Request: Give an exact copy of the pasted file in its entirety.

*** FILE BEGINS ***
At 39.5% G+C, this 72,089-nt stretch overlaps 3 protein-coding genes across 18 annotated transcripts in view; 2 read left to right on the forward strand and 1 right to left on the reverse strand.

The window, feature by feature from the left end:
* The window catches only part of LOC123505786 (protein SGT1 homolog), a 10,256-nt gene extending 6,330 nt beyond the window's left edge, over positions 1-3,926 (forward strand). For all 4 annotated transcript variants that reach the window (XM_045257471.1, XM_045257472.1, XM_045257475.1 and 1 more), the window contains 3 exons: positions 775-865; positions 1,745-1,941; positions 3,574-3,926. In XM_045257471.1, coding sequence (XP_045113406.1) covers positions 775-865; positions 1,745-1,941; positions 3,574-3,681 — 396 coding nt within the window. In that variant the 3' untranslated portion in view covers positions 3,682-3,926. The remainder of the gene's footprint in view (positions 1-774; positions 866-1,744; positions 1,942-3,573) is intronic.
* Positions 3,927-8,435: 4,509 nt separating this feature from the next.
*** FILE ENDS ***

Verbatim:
At 39.5% G+C, this 72,089-nt stretch overlaps 3 protein-coding genes across 18 annotated transcripts in view; 2 read left to right on the forward strand and 1 right to left on the reverse strand.

The window, feature by feature from the left end:
* The window catches only part of LOC123505786 (protein SGT1 homolog), a 10,256-nt gene extending 6,330 nt beyond the window's left edge, over positions 1-3,926 (forward strand). For all 4 annotated transcript variants that reach the window (XM_045257471.1, XM_045257472.1, XM_045257475.1 and 1 more), the window contains 3 exons: positions 775-865; positions 1,745-1,941; positions 3,574-3,926. In XM_045257471.1, coding sequence (XP_045113406.1) covers positions 775-865; positions 1,745-1,941; positions 3,574-3,681 — 396 coding nt within the window. In that variant the 3' untranslated portion in view covers positions 3,682-3,926. The remainder of the gene's footprint in view (positions 1-774; positions 866-1,744; positions 1,942-3,573) is intronic.
* Positions 3,927-8,435: 4,509 nt separating this feature from the next.